Betsy DeVos Is Sabotaging the Education Department’s Investigation of For-Profit Colleges

DeVos just hired several of the people who worked at the institutions under investigation by her agency

U.S. Secretary of Education Betsy DeVos speaking at the 2017 Conservative Political Action Conference (CPAC) in National Harbor, Maryland.
Photo Credit: Gage Skidmore / Flickr Creative Commmons

The Education Department significantly scaled back a special team investigating abuses by for-profit colleges, The New York Times reported, and Betsy DeVos, the education secretary, has hired several of the people who were formerly employed at the very for-profit colleges under investigation.

"The unwinding of the team has effectively killed investigations into possibly fraudulent activities at several large for-profit colleges," according to the Times.

The original investigative unit was created by former president Barack Obama's administration in 2016 to look into advertising, recruitment practices and job placement claims at several for-profit institutions, like DeVry Education Group. Student complaints echoed those of the collapsed for-profit Corinthian Colleges — pointing to widespread fraud, predatory activities and gross misrepresentation of enrollment benefits at for-profit colleges.

DeVos' newly reconfigured team, which under President Obama included more than a dozen lawyers and investigators, has now been stripped down to three — led by the former dean of DeVry.

"Their mission has been scaled back to focus on processing student loan forgiveness applications and looking at smaller compliance cases, said the current and former employees, including former members of the team, who spoke on the condition of anonymity because they feared retaliation from the department," the Times reported.

Early last year, the investigation into DeVry was stopped, and a few months later, DeVos hired former DeVry dean, Julian Schmoke, as the investigative team’s supervisor. The for-profit behemoth settled two lawsuits in 2016, one with the Federal Trade Commission for misleading students and one with the Education Department for fraudulent claims about graduation success rates.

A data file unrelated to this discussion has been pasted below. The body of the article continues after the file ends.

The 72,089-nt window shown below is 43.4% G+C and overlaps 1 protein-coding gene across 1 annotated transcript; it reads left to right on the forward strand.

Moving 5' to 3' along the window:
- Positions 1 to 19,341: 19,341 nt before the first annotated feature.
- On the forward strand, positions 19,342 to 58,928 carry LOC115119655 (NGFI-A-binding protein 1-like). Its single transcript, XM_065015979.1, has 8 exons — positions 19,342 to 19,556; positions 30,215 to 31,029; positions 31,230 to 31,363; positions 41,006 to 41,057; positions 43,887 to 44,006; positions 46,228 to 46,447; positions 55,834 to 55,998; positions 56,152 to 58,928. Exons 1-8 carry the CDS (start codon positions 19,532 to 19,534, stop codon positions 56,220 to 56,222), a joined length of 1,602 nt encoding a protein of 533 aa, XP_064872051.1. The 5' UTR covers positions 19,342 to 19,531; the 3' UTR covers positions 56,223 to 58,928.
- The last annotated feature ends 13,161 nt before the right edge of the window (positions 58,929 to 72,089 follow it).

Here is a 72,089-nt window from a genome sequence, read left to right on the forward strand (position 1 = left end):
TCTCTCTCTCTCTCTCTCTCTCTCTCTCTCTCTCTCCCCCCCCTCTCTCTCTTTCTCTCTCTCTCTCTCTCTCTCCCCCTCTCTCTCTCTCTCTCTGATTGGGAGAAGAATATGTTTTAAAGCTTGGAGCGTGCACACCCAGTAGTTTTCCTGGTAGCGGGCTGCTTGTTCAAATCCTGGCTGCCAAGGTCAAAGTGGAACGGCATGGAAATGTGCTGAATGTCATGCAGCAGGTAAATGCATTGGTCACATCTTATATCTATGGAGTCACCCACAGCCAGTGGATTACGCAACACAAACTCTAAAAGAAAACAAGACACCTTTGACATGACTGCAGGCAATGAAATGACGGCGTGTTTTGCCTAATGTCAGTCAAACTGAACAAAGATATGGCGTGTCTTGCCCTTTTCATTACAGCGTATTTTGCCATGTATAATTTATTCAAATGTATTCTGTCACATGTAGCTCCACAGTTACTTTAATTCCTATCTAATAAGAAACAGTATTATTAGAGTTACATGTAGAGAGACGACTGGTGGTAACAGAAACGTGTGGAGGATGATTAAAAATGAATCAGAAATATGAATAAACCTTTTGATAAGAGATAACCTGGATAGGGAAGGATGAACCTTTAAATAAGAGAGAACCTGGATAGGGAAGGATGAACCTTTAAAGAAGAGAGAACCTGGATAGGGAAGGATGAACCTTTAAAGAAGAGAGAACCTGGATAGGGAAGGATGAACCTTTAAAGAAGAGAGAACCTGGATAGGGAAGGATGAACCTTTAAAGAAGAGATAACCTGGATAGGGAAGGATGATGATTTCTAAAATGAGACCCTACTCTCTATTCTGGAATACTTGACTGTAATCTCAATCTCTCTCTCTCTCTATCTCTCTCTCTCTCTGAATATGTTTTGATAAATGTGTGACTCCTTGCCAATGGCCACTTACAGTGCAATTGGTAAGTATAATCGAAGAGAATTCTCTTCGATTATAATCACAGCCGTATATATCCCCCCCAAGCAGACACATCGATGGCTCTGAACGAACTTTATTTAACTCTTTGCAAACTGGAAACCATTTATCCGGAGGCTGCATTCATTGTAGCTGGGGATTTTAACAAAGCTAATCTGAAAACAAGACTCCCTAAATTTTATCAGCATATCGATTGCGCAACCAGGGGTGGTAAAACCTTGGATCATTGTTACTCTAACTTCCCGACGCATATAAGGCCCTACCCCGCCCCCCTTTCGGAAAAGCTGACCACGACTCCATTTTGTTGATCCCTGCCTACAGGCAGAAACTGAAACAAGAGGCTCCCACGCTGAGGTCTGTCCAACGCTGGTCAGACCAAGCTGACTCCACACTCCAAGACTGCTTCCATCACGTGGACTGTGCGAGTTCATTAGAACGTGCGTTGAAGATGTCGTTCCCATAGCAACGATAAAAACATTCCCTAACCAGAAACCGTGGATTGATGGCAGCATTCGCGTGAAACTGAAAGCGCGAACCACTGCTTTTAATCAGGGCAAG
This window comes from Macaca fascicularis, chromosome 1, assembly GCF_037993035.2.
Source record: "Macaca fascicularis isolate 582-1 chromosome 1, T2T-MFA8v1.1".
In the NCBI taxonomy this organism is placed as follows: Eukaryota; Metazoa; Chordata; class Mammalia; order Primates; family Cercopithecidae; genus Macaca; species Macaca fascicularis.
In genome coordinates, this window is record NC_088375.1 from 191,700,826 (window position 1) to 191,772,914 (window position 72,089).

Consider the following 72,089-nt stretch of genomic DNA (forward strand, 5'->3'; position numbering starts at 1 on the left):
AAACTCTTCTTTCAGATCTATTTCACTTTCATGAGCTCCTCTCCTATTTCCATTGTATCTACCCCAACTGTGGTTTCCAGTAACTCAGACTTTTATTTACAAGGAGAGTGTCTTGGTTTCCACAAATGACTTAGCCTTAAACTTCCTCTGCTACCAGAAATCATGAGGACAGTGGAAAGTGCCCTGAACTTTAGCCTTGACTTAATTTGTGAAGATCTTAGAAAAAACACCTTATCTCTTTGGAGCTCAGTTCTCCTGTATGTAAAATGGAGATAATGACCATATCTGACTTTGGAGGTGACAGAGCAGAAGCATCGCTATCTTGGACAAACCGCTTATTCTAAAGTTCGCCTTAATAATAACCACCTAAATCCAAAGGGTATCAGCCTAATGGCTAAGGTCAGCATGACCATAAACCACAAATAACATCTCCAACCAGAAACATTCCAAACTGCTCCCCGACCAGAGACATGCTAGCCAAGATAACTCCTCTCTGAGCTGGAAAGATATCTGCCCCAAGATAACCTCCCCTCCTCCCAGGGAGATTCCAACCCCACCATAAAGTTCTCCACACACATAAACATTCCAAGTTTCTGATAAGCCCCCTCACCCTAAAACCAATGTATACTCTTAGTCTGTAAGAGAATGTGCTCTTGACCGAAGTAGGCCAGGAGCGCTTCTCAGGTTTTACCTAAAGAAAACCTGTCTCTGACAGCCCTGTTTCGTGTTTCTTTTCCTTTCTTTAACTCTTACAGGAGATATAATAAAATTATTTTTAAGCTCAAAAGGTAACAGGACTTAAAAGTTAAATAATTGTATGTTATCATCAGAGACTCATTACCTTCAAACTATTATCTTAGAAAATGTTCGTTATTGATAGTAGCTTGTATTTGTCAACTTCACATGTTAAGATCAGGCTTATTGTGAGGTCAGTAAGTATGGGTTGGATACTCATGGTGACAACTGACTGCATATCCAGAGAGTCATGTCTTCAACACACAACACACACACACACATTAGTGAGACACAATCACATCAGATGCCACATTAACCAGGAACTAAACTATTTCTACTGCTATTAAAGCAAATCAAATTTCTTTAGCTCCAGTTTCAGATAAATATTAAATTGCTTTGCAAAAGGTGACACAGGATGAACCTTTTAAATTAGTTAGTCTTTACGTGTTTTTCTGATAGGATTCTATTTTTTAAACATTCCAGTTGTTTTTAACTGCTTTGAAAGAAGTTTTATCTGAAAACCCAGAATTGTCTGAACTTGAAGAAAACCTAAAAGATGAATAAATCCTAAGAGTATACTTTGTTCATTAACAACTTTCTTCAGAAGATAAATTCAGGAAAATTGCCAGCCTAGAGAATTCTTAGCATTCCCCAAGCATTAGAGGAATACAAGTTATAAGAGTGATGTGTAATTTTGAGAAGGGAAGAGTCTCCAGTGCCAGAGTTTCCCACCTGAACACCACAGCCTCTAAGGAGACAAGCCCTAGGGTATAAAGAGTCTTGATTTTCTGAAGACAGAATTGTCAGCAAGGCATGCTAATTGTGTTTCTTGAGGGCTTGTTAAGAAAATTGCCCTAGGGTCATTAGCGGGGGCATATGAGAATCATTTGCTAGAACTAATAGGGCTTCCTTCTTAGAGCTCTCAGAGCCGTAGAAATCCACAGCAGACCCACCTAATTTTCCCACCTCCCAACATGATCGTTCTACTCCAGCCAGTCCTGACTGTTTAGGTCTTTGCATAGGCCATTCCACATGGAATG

Investigations into two other large for-profit colleges, Bridgepoint Education and Career Education Corporation, were soon halted. Then former employees of those institutions, Robert S. Eitel, Diane Auer Jones and Carlos G. Muñiz, were hired by DeVos.

A spokeswoman for the Education Department told the Times that "conducting investigations is but one way the investigations team contributes to the department’s broad effort to provide oversight." She added that the new employees from the for-profit education industry had not influenced the investigative unit’s task.

Sen. Elizabeth Warren, D-Mass., pointed out, however, that the marginalization of the investigative unit is just one of many of DeVos' decisions to roll back Obama-era regulations that are meant to protect students from the for-profit college industry.

"Secretary DeVos has filled the department with for-profit college hacks who only care about making sham schools rich and shutting down investigations into fraud," Warren told the Times.

Some of the for-profit colleges which came under investigation, like Bridgepoint, have deep ties to the Trump administration. Bridgepoint is a former client of Mercedes Schlapp, director of strategic communications at the White House. The consulting and lobbying firm, Cove Strategies, which she founded with her husband Matt Schlapp, worked with Bridgepoint and the school is still a Cove client. "Bridgepoint and other online institutions were persecuted by President Obama’s administration because they dared to bring innovation to the education market," Matt Schlapp told the Times in an email. "I believe educational innovation and disruption are a fight worth having and it matches the President’s agenda of rolling back the excess of the Obama regulatory stranglehold."

The Education Department spokeswoman told the Times that the department's new mission is "focused on weeding out bad actors" across institutions of higher education, "not capriciously targeting schools based on their tax status."

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Rachel Leah reports for Salon.